Last Updated on May 10, 2015, by eNotes Editorial. Word Count: 344
Since she published her first novel in 1966, Cynthia Ozick has garnered substantial critical acclaim for both her fiction and her essays. Many critics acknowledge that she is a gifted writer, and one of the most important voices in contemporary literature. John Sutherland, in the October 8, 2000, New York...
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Since she published her first novel in 1966, Cynthia Ozick has garnered substantial critical acclaim for both her fiction and her essays. Many critics acknowledge that she is a gifted writer, and one of the most important voices in contemporary literature. John Sutherland, in the October 8, 2000, New York Times Book Review, calls her “the most accomplished and graceful literary stylist of our time.”
Some critics believe, however, that Ozick’s penchant for displaying her own prowess with words interferes with her message. Accusing her of “Parading her erudition like a peacock,” Ilan Stavans, in the July 16, 1999 issue of Times Literary Supplement, notes that while Ozick’s words are meticulously chosen, “their splendour can also get in her way, obstructing the plot, making it morose, dispensable.” Bruce Bawer, in the Wall Street Journal, also mentions that Ozick can be “too preoccupied with intellectual matters for [her] own good,—or, to be specific, for the good of [her] fiction.”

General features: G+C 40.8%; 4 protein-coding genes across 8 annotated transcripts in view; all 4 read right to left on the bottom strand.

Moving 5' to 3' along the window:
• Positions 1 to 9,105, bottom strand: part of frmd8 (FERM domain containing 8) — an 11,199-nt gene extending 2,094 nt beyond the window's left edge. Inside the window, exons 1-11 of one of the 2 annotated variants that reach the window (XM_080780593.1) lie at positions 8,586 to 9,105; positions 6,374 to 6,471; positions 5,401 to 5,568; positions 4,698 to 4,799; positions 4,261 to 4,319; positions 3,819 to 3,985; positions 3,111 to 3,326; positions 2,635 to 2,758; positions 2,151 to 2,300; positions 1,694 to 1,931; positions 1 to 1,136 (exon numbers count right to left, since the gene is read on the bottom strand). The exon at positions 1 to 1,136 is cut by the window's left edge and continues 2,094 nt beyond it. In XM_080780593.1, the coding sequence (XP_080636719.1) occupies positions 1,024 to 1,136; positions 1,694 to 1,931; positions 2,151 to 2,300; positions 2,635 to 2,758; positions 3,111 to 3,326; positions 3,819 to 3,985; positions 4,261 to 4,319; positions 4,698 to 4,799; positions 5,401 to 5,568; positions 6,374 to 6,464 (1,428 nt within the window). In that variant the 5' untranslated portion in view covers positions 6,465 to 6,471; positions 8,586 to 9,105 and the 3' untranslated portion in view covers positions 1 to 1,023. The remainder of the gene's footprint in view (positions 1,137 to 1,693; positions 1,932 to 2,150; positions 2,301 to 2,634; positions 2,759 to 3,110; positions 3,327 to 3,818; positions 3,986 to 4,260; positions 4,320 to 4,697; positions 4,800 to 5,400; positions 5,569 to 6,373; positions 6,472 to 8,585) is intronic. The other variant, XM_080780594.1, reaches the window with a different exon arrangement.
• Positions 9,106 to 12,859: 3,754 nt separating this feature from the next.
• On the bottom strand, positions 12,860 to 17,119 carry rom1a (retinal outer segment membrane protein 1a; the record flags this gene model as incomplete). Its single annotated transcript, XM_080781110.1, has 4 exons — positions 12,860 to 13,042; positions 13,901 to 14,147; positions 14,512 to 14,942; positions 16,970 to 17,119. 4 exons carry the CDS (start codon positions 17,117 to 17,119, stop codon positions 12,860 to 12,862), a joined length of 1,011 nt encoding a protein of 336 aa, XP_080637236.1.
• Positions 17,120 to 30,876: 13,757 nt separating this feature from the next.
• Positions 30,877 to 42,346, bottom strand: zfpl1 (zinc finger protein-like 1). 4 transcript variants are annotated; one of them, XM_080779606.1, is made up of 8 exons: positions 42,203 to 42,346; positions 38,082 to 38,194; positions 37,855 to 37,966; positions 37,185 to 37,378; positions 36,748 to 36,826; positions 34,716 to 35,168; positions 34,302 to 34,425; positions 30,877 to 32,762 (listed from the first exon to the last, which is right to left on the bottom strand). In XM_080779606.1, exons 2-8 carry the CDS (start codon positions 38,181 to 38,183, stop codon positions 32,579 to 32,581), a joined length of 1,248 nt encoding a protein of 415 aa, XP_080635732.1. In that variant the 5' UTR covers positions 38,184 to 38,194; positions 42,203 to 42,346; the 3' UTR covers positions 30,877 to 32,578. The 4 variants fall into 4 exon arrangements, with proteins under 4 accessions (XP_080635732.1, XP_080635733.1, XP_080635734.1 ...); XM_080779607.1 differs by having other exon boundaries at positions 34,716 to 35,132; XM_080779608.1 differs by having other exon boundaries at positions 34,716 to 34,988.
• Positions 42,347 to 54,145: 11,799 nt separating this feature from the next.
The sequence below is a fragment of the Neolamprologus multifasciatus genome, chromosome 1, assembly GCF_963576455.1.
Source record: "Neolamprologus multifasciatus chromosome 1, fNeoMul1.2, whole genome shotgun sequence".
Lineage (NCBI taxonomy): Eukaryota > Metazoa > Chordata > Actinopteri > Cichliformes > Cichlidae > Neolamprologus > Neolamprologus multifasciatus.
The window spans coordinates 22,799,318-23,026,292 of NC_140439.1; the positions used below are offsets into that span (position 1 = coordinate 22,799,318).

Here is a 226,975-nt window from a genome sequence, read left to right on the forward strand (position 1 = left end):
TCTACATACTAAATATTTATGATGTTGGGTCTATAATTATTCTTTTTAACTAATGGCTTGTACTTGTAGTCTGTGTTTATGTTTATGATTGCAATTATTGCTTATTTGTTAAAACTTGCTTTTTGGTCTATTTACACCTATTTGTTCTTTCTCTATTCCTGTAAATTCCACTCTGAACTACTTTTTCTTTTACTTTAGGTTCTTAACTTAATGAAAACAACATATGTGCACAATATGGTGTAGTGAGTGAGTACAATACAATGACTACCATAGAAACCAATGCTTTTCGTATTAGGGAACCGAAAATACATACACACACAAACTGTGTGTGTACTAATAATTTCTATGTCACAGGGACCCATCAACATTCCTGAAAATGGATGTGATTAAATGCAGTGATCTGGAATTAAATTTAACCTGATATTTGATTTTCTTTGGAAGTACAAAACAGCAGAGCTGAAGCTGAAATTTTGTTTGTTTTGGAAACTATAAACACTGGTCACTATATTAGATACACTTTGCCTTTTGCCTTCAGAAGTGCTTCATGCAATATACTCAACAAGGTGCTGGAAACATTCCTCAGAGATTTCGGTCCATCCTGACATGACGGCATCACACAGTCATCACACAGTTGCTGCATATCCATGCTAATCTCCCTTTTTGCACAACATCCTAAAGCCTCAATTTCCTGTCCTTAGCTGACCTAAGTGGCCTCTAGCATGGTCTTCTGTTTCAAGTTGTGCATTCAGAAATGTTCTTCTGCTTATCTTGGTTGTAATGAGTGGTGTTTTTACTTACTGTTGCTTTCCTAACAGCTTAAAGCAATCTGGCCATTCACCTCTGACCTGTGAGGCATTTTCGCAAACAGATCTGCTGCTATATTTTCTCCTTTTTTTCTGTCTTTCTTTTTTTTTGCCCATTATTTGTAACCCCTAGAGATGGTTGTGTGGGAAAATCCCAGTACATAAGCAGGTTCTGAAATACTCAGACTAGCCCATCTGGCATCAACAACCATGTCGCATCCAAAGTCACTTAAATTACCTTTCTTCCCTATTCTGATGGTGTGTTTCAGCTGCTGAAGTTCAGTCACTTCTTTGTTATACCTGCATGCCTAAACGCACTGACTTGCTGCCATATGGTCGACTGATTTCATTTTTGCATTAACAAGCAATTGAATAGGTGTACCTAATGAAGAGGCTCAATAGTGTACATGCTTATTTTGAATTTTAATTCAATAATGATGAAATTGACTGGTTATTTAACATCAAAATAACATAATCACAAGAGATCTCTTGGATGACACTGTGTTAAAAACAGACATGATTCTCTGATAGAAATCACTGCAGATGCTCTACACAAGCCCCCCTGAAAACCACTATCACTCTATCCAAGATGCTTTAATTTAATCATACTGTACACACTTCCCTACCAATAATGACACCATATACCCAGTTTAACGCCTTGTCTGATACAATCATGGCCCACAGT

Whatever negative criticism Ozick has received, very little of it has been attached to the two stories featuring Rosa Lublin, “The Shawl” and “Rosa.” Each story won an O. Henry Prize for short fiction when it was first published in the New Yorker (in 1980 and 1983 respectively). In his The Wall Street Journal review of the book The Shawl (which combines both stories in one volume), Bruce Bawer writes, “Ms. Ozick succeeds stunningly in bringing this tragic, demented woman to life.” Critics were especially impressed by Ozick’s sensitive handling of the difficult subject matter. Irving Halperin, in Commonweal, writes, “In a time when the memory of the Holocaust is being trivialized by slick fiction, talk shows, and TV ‘documentaries’ . . . Ms. Ozick’s volume is a particularly welcome achievement of the moral imagination.” Francine Prose in the September 10, 1989 New York Times Book Review says that Ozick “pulls off the rare trick of making art out of what we would rather not see.”
Overall, these two stories featuring Rosa Lublin are considered some of Ozick’s finest work. Both are often included as required reading for students studying the Holocaust.